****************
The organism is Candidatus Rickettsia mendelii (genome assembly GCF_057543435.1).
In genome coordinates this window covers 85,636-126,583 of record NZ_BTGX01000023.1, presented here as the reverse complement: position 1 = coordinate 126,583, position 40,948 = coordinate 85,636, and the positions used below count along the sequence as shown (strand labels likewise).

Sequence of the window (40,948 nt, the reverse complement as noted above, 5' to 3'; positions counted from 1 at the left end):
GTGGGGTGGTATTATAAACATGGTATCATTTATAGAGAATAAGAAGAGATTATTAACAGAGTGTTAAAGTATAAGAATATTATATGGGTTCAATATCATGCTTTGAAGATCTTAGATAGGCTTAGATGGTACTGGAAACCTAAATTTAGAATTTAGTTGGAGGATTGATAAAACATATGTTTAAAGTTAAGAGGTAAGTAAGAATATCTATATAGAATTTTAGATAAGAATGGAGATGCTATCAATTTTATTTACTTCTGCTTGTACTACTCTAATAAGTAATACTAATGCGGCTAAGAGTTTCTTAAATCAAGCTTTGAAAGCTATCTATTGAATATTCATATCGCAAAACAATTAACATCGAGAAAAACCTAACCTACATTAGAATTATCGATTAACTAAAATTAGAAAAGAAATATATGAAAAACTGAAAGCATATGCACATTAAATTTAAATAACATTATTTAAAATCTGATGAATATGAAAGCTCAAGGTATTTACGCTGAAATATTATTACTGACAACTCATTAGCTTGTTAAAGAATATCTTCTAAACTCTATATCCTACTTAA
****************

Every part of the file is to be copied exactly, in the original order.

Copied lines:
The organism is Candidatus Rickettsia mendelii (genome assembly GCF_057543435.1).
In genome coordinates this window covers 85,636-126,583 of record NZ_BTGX01000023.1, presented here as the reverse complement: position 1 = coordinate 126,583, position 40,948 = coordinate 85,636, and the positions used below count along the sequence as shown (strand labels likewise).

Sequence of the window (40,948 nt, the reverse complement as noted above, 5' to 3'; positions counted from 1 at the left end):
GTGGGGTGGTATTATAAACATGGTATCATTTATAGAGAATAAGAAGAGATTATTAACAGAGTGTTAAAGTATAAGAATATTATATGGGTTCAATATCATGCTTTGAAGATCTTAGATAGGCTTAGATGGTACTGGAAACCTAAATTTAGAATTTAGTTGGAGGATTGATAAAACATATGTTTAAAGTTAAGAGGTAAGTAAGAATATCTATATAGAATTTTAGATAAGAATGGAGATGCTATCAATTTTATTTACTTCTGCTTGTACTACTCTAATAAGTAATACTAATGCGGCTAAGAGTTTCTTAAATCAAGCTTTGAAAGCTATCTATTGAATATTCATATCGCAAAACAATTAACATCGAGAAAAACCTAACCTACATTAGAATTATCGATTAACTAAAATTAGAAAAGAAATATATGAAAAACTGAAAGCATATGCACATTAAATTTAAATAACATTATTTAAAATCTGATGAATATGAAAGCTCAAGGTATTTACGCTGAAATATTATTACTGACAACTCATTAGCTTGTTAAAGAATATCTTCTAAACTCTATATCCTACTTAA